Dr. Orlova did her BSc, MSc, PhD, and postdoc at Tel Aviv University. In her PhD program she unveiled the complex interrelationship between queens and workers in honeybees. Her approach was multidisciplinary, encompassing behavior, chemical ecology and molecular genetics. Dr. Orlova was born in Rostov-na-Donu, Russia, and moved to Israel as a teenager. Now her work, supported by Zuckerman and also by the highly competitive Vaadia-BARD fellowship, takes her to the lab at the School of Life Sciences at Arizona State, one of the best places in the US for studying the genomics of honeybees.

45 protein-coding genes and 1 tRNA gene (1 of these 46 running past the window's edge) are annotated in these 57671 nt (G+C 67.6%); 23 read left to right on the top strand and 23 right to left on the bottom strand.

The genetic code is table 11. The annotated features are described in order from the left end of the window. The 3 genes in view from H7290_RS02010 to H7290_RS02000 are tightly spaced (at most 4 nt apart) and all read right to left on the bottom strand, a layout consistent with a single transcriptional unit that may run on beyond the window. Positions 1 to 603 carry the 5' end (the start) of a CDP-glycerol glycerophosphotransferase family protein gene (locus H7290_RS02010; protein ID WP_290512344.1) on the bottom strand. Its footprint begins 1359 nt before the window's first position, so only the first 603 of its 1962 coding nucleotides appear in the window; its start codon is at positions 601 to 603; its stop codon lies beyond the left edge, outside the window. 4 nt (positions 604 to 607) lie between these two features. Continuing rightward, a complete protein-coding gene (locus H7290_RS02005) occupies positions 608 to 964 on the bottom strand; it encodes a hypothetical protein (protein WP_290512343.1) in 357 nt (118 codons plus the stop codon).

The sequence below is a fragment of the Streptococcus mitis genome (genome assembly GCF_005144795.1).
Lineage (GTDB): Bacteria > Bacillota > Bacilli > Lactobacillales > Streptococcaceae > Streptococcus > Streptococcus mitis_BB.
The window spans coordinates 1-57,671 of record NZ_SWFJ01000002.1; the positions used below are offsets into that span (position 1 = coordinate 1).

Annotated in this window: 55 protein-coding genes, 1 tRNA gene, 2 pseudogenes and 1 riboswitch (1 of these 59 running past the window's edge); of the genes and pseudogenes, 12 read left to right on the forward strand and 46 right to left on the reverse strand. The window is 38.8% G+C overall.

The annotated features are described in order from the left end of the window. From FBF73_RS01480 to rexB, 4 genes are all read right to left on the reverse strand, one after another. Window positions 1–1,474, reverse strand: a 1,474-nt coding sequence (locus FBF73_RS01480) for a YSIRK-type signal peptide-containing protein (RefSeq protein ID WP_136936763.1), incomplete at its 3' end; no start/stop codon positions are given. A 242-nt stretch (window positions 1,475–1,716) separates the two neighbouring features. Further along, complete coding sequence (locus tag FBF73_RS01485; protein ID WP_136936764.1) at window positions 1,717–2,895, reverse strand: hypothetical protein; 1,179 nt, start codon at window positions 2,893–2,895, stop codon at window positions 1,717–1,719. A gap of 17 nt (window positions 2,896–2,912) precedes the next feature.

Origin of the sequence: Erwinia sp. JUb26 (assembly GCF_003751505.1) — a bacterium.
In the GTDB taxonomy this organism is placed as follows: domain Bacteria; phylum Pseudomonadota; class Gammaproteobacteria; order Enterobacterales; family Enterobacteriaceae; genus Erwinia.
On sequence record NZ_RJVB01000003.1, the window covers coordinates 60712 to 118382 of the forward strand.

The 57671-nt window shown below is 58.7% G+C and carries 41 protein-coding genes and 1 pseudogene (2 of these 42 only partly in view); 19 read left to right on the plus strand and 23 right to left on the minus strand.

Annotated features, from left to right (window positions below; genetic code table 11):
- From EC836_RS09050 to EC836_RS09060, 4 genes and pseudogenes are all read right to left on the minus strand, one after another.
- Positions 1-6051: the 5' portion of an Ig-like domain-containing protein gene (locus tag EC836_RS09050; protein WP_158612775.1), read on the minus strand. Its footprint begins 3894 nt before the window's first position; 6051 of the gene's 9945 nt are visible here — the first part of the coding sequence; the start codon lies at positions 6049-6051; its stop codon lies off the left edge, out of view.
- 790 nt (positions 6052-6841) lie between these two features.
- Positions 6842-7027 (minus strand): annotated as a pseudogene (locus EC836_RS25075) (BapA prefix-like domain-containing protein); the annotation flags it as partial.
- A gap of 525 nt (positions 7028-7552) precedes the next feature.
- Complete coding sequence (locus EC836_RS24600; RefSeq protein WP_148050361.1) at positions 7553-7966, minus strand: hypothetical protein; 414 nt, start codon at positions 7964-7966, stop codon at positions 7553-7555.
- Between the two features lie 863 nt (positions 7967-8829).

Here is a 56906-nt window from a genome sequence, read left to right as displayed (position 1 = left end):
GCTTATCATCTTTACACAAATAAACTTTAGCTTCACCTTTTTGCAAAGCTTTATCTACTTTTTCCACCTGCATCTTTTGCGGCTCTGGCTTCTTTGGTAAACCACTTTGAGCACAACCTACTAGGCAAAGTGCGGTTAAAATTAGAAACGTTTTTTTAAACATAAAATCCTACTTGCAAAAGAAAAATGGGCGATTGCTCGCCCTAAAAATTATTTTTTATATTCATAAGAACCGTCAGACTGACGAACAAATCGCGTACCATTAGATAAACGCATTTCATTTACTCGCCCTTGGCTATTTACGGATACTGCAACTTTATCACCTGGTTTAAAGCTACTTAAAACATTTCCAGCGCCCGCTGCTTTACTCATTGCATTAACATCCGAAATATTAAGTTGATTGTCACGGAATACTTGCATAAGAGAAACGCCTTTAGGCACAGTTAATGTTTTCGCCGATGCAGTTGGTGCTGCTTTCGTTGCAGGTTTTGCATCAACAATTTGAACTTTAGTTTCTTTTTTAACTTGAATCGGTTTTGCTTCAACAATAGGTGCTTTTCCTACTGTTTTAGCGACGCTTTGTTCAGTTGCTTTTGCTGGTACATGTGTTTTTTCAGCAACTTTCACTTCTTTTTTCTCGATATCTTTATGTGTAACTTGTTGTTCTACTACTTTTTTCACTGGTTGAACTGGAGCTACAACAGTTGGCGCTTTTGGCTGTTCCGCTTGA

She plans to combine this lab’s expertise with her own to better understand honey bee glands and pheromones, and their link to reproductive conflicts within the colony. More detailed knowledge of this field could help closer monitoring of queen health and productivity in commercial hives, an area of research that is greatly needed in Israel. Dr. Orlova’s work has been published in prestigious journals. She has also served as a lecturer and translator into Russian for an Israeli government innovation program for beekeepers from developing countries.